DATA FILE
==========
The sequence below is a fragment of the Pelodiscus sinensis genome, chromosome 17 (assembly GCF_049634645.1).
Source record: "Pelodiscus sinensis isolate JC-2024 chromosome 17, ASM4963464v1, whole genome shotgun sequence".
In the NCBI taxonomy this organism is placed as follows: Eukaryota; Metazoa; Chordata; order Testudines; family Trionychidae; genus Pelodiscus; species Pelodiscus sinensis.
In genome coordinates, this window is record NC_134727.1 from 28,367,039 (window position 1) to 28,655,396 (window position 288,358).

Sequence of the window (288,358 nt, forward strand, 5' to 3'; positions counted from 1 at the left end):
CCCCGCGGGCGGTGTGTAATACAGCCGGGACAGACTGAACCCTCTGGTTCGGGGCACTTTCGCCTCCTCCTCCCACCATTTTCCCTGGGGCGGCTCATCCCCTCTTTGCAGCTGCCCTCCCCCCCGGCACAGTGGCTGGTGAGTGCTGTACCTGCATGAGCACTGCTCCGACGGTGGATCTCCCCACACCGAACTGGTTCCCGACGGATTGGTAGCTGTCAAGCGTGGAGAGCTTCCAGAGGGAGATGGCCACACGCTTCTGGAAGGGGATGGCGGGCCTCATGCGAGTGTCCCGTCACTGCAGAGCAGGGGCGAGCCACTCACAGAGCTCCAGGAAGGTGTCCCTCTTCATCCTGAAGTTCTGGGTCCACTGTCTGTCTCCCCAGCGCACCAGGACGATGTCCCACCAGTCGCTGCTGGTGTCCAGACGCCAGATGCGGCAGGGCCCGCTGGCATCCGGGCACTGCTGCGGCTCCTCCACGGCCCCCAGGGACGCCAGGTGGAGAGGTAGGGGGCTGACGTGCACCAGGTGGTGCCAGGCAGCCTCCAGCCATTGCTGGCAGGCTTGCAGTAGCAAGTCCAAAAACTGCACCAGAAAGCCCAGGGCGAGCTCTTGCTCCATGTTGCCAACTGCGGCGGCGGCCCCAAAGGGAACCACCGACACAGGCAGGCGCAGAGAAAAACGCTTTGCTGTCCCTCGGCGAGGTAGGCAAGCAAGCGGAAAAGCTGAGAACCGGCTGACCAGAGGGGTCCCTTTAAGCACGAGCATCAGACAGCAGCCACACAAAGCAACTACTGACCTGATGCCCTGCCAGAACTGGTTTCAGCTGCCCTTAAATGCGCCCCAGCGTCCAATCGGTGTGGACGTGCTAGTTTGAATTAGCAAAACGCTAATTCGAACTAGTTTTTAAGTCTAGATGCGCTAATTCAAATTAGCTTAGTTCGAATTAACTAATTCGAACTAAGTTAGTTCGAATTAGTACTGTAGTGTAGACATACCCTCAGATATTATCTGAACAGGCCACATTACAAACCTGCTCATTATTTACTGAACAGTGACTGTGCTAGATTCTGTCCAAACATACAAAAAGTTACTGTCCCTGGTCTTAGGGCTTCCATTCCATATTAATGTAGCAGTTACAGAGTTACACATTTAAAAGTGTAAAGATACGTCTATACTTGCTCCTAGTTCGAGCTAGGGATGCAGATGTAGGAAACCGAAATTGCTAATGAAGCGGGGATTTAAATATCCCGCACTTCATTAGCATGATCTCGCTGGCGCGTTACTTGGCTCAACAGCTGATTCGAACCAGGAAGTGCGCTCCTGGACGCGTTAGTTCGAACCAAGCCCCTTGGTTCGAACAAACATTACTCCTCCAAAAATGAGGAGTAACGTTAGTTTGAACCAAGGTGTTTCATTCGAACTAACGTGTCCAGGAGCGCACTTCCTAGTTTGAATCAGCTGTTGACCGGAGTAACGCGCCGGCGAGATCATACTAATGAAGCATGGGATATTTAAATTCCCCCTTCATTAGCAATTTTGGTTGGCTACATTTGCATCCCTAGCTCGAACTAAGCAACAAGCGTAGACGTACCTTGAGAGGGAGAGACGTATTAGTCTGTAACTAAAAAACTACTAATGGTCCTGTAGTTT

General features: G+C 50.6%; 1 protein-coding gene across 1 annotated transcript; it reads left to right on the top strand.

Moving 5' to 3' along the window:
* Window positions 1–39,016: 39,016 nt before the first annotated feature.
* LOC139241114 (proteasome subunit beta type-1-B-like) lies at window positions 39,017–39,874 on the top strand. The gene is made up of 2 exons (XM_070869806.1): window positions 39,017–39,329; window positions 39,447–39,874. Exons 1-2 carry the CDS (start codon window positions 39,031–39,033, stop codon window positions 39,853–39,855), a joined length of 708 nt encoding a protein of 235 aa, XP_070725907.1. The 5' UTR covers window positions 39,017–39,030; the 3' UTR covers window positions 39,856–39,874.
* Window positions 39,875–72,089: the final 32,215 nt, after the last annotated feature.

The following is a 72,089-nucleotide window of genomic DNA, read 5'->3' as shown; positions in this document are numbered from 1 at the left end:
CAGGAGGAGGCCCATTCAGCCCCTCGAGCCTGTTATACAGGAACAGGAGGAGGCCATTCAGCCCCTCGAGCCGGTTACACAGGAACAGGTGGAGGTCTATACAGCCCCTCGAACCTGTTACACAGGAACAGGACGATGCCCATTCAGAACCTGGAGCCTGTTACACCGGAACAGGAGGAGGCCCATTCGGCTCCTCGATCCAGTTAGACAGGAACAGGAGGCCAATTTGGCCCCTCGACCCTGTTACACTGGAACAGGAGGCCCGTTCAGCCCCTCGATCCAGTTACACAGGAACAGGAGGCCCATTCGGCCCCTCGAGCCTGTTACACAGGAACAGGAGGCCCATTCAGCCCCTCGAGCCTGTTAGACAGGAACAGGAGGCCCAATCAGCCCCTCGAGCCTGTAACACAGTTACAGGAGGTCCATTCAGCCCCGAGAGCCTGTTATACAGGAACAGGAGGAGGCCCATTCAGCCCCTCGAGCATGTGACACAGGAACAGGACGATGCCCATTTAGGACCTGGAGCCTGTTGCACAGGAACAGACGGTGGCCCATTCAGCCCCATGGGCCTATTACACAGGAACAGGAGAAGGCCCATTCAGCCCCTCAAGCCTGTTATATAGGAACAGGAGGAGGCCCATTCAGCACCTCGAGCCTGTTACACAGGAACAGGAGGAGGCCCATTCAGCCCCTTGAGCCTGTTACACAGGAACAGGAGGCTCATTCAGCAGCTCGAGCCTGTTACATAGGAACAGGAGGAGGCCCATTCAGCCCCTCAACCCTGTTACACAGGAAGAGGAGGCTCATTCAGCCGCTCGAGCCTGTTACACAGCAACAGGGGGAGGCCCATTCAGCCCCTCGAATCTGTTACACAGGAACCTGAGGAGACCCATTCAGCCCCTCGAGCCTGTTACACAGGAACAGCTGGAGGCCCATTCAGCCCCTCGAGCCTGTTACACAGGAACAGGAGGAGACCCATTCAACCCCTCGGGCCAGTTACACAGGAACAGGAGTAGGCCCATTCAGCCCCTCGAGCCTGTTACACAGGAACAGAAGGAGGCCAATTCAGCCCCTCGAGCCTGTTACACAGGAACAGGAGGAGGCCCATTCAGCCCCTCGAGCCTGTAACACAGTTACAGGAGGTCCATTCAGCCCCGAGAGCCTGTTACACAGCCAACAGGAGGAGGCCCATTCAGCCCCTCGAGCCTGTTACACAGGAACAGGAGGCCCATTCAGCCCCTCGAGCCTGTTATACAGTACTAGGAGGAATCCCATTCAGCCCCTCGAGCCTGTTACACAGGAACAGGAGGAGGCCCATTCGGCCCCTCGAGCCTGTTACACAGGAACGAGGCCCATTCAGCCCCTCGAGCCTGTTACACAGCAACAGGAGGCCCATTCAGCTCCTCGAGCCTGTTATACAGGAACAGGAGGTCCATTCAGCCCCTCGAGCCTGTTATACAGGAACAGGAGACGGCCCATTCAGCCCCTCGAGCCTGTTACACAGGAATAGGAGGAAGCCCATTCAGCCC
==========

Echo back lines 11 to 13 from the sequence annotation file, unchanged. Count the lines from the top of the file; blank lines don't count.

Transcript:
* Window positions 39,875–72,089: the final 32,215 nt, after the last annotated feature.

The following is a 72,089-nucleotide window of genomic DNA, read 5'->3' as shown; positions in this document are numbered from 1 at the left end:
CAGGAGGAGGCCCATTCAGCCCCTCGAGCCTGTTATACAGGAACAGGAGGAGGCCATTCAGCCCCTCGAGCCGGTTACACAGGAACAGGTGGAGGTCTATACAGCCCCTCGAACCTGTTACACAGGAACAGGACGATGCCCATTCAGAACCTGGAGCCTGTTACACCGGAACAGGAGGAGGCCCATTCGGCTCCTCGATCCAGTTAGACAGGAACAGGAGGCCAATTTGGCCCCTCGACCCTGTTACACTGGAACAGGAGGCCCGTTCAGCCCCTCGATCCAGTTACACAGGAACAGGAGGCCCATTCGGCCCCTCGAGCCTGTTACACAGGAACAGGAGGCCCATTCAGCCCCTCGAGCCTGTTAGACAGGAACAGGAGGCCCAATCAGCCCCTCGAGCCTGTAACACAGTTACAGGAGGTCCATTCAGCCCCGAGAGCCTGTTATACAGGAACAGGAGGAGGCCCATTCAGCCCCTCGAGCATGTGACACAGGAACAGGACGATGCCCATTTAGGACCTGGAGCCTGTTGCACAGGAACAGACGGTGGCCCATTCAGCCCCATGGGCCTATTACACAGGAACAGGAGAAGGCCCATTCAGCCCCTCAAGCCTGTTATATAGGAACAGGAGGAGGCCCATTCAGCACCTCGAGCCTGTTACACAGGAACAGGAGGAGGCCCATTCAGCCCCTTGAGCCTGTTACACAGGAACAGGAGGCTCATTCAGCAGCTCGAGCCTGTTACATAGGAACAGGAGGAGGCCCATTCAGCCCCTCAACCCTGTTACACAGGAAGAGGAGGCTCATTCAGCCGCTCGAGCCTGTTACACAGCAACAGGGGGAGGCCCATTCAGCCCCTCGAATCTGTTACACAGGAACCTGAGGAGACCCATTCAGCCCCTCGAGCCTGTTACACAGGAACAGCTGGAGGCCCATTCAGCCCCTCGAGCCTGTTACACAGGAACAGGAGGAGACCCATTCAACCCCTCGGGCCAGTTACACAGGAACAGGAGTAGGCCCATTCAGCCCCTCGAGCCTGTTACACAGGAACAGAAGGAGGCCAATTCAGCCCCTCGAGCCTGTTACACAGGAACAGGAGGAGGCCCATTCAGCCCCTCGAGCCTGTAACACAGTTACAGGAGGTCCATTCAGCCCCGAGAGCCTGTTACACAGCCAACAGGAGGAGGCCCATTCAGCCCCTCGAGCCTGTTACACAGGAACAGGAGGCCCATTCAGCCCCTCGAGCCTGTTATACAGTACTAGGAGGAATCCCATTCAGCCCCTCGAGCCTGTTACACAGGAACAGGAGGAGGCCCATTCGGCCCCTCGAGCCTGTTACACAGGAACGAGGCCCATTCAGCCCCTCGAGCCTGTTACACAGCAACAGGAGGCCCATTCAGCTCCTCGAGCCTGTTATACAGGAACAGGAGGTCCATTCAGCCCCTCGAGCCTGTTATACAGGAACAGGAGACGGCCCATTCAGCCCCTCGAGCCTGTTACACAGGAATAGGAGGAAGCCCATTCAGCCC